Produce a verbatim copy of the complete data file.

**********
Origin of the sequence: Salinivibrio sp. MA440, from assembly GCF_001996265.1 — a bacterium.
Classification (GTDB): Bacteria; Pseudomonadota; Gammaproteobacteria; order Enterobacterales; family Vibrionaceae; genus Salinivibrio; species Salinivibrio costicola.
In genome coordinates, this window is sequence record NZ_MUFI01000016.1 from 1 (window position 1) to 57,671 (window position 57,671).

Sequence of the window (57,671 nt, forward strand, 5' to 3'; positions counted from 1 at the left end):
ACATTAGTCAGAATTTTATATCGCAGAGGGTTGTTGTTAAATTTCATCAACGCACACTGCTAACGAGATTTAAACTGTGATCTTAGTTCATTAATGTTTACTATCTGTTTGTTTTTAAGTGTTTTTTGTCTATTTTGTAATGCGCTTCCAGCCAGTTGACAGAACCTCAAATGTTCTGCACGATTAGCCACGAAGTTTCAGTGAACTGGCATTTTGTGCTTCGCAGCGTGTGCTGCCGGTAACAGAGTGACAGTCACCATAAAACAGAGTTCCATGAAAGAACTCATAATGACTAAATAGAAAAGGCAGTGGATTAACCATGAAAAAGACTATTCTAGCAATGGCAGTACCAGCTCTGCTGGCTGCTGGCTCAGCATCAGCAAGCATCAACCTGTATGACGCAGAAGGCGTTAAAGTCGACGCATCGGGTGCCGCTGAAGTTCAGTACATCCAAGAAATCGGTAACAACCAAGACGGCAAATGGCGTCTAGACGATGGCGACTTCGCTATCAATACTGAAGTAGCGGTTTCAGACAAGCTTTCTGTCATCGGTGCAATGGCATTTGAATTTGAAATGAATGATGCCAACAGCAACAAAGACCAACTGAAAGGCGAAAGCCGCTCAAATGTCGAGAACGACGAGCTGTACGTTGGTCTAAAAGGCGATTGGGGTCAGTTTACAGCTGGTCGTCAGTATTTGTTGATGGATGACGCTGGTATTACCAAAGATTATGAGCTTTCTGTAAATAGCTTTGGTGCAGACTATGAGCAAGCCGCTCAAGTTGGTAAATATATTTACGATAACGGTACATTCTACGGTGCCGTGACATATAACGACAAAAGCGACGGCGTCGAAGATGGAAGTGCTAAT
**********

Origin of the sequence: Salinivibrio sp. MA440, from assembly GCF_001996265.1 — a bacterium.
Classification (GTDB): Bacteria; Pseudomonadota; Gammaproteobacteria; order Enterobacterales; family Vibrionaceae; genus Salinivibrio; species Salinivibrio costicola.
In genome coordinates, this window is sequence record NZ_MUFI01000016.1 from 1 (window position 1) to 57,671 (window position 57,671).

Sequence of the window (57,671 nt, forward strand, 5' to 3'; positions counted from 1 at the left end):
ACATTAGTCAGAATTTTATATCGCAGAGGGTTGTTGTTAAATTTCATCAACGCACACTGCTAACGAGATTTAAACTGTGATCTTAGTTCATTAATGTTTACTATCTGTTTGTTTTTAAGTGTTTTTTGTCTATTTTGTAATGCGCTTCCAGCCAGTTGACAGAACCTCAAATGTTCTGCACGATTAGCCACGAAGTTTCAGTGAACTGGCATTTTGTGCTTCGCAGCGTGTGCTGCCGGTAACAGAGTGACAGTCACCATAAAACAGAGTTCCATGAAAGAACTCATAATGACTAAATAGAAAAGGCAGTGGATTAACCATGAAAAAGACTATTCTAGCAATGGCAGTACCAGCTCTGCTGGCTGCTGGCTCAGCATCAGCAAGCATCAACCTGTATGACGCAGAAGGCGTTAAAGTCGACGCATCGGGTGCCGCTGAAGTTCAGTACATCCAAGAAATCGGTAACAACCAAGACGGCAAATGGCGTCTAGACGATGGCGACTTCGCTATCAATACTGAAGTAGCGGTTTCAGACAAGCTTTCTGTCATCGGTGCAATGGCATTTGAATTTGAAATGAATGATGCCAACAGCAACAAAGACCAACTGAAAGGCGAAAGCCGCTCAAATGTCGAGAACGACGAGCTGTACGTTGGTCTAAAAGGCGATTGGGGTCAGTTTACAGCTGGTCGTCAGTATTTGTTGATGGATGACGCTGGTATTACCAAAGATTATGAGCTTTCTGTAAATAGCTTTGGTGCAGACTATGAGCAAGCCGCTCAAGTTGGTAAATATATTTACGATAACGGTACATTCTACGGTGCCGTGACATATAACGACAAAAGCGACGGCGTCGAAGATGGAAGTGCTAAT